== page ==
In order to determine how many further objects similar to 'Oumuamua, that may be out there in the darkness, having traveled from a nearby star system, Loeb and Ezell took into account how little of the galaxy we can observe with our instruments - which is not much.

They actually came up with two numbers. One for all interstellar objects, including those that are zipping randomly around and across the solar system and are not likely to pass within view of our instruments.


That is a staggering,

40,000,000,000,000,000,000,000,000,000,000,000 (or 40 decillion).



Research on Extraterrestrial spacecraft

Professor Avi Loeb is one of the highly qualified persons that adds credibility to UFO research.

He assures that his Galileo Project will have transparency in sharing its progress with the public and nothing will be classified.


He states that by 2023, the Galileo Project will publish all its data on natural, artificial, and extraterrestrial objects.

The announcement of the Galileo Project came shortly after the Pentagon made public its UFO footages in 2021.


At the time, Dr. Loeb said:

"What we see in our sky is not something that politicians or military personnel should interpret, because they were not trained as scientists, it's for the science community to figure out."

Dr. Loeb believed that the discovery of equipment from extraterrestrial civilizations would have a profound impact on humanity.


His Galileo Project will search for such relics near Earth.

In his recent interview with Curt Jaimungal from TOE, Dr. Loeb confirmed that the Galileo Project began testing a suite of instruments that would observe that sky and analyze the data with artificial intelligence algorithms.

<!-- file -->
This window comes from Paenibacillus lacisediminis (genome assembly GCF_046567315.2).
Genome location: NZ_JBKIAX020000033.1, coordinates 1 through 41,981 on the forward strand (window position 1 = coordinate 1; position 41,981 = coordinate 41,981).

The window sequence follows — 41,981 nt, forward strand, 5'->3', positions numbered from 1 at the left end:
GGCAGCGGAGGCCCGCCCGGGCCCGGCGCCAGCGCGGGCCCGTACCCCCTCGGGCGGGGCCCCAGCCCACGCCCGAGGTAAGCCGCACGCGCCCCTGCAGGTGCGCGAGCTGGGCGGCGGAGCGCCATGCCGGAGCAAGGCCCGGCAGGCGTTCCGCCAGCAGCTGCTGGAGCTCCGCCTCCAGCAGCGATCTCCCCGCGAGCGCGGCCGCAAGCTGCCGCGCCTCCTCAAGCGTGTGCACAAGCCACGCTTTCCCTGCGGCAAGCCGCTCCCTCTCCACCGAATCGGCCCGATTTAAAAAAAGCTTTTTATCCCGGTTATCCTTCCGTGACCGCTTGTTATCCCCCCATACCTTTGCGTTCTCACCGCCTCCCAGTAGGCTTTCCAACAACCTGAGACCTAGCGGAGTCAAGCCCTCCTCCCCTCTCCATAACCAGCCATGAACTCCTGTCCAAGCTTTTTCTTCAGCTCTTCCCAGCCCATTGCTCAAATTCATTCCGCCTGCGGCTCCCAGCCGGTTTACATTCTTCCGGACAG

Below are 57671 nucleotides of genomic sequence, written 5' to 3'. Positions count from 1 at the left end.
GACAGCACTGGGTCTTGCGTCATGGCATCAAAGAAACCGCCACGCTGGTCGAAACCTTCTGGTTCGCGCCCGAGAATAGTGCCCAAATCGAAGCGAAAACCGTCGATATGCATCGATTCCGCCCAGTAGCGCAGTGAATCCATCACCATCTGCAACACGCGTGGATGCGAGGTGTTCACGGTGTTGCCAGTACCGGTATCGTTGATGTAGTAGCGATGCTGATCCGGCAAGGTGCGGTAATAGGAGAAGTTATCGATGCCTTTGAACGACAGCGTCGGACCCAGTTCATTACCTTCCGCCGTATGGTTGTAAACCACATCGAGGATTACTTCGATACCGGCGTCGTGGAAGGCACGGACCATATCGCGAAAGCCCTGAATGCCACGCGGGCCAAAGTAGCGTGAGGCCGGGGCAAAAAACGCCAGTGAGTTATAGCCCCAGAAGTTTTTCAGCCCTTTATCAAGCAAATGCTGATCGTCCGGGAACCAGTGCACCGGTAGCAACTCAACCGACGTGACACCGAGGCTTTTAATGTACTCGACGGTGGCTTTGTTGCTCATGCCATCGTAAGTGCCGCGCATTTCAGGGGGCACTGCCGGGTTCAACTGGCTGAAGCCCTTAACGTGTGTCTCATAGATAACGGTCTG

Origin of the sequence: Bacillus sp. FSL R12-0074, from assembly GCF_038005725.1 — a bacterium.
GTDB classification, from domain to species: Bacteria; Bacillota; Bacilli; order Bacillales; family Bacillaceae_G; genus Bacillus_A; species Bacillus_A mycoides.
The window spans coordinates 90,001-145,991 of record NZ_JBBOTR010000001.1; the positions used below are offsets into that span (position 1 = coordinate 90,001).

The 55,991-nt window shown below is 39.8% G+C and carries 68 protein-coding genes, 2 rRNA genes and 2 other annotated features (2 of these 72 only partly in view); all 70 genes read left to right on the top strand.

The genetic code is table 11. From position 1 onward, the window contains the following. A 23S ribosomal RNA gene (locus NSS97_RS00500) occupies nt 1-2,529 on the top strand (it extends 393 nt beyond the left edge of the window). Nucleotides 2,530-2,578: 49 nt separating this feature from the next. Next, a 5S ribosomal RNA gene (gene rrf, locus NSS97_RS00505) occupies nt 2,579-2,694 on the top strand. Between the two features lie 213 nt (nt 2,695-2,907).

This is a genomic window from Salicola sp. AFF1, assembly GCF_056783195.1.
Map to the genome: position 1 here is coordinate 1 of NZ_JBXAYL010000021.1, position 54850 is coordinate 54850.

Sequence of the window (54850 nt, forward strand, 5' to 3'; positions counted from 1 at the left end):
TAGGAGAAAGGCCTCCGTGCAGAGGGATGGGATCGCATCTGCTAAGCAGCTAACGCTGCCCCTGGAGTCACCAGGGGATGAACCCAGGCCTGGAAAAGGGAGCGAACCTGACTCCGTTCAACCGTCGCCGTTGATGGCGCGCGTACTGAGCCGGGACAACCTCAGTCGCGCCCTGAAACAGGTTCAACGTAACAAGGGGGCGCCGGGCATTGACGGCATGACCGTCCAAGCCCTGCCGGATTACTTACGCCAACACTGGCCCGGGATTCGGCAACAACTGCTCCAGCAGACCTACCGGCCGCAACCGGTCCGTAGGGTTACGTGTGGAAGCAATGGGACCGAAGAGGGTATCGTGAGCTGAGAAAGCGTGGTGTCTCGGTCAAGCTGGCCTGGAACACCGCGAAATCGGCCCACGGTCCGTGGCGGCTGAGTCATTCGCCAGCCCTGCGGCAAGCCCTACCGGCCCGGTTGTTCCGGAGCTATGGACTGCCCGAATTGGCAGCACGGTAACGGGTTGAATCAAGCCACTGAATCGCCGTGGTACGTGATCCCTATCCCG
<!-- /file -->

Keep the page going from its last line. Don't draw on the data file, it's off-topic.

He further stated that,

"hopefully by 2023, we'll start collecting data at places where there are reports on these [UAP] objects.


That's the third branch of the Galileo projects, we're already doing this research and we should see it's a phishing Expedition."

On November 10, 2021, Dr. Loeb attended The Ignatius Forum at the Washington National Cathedral along with Jeff Bezos, Bill Nelson, and Avril Haines, the Director of National Intelligence.


He had an opportunity to ask Haines about her thoughts on the nature of UAPs, to which she unhesitatingly replied that she does not know.


The Harvard professor is not pleased with the government's work on the phenomena and urges scientists to engage in these activities.

"Because the sky is not classified, it's only the sensors that the government is using that are classified and that's why the data is classified.


So the Galileo Project will try to establish a data stream that is open to the public, the way science is done.


Everyone will be able to access the data and it will be of high quality."

In January 2021, Dr. Loeb released the book "Extraterrestrial - The First Sign of Intelligent Life Beyond Earth."

In it, he doubles down on his statements of 'Oumuamua as an artificial extraterrestrial object...

In June, he explicitly connected his 'Oumuamua hypothesis to the burgeoning government investigations into unidentified aerial phenomena in a Scientific American opinion column.


The Vera C. Rubin Observatory, which is being built in Chile, was also mentioned by Loeb.


The observatory, which is scheduled to open in 2023, should be able to examine the entirety of the southern sky every four days due to its 3.2 billion-pixel camera.


According to Loeb, a high-resolution photograph may show bolts and screws on an artificial object's surface and tell it apart from a nitrogen iceberg, a hydrogen iceberg, or a dust bunny.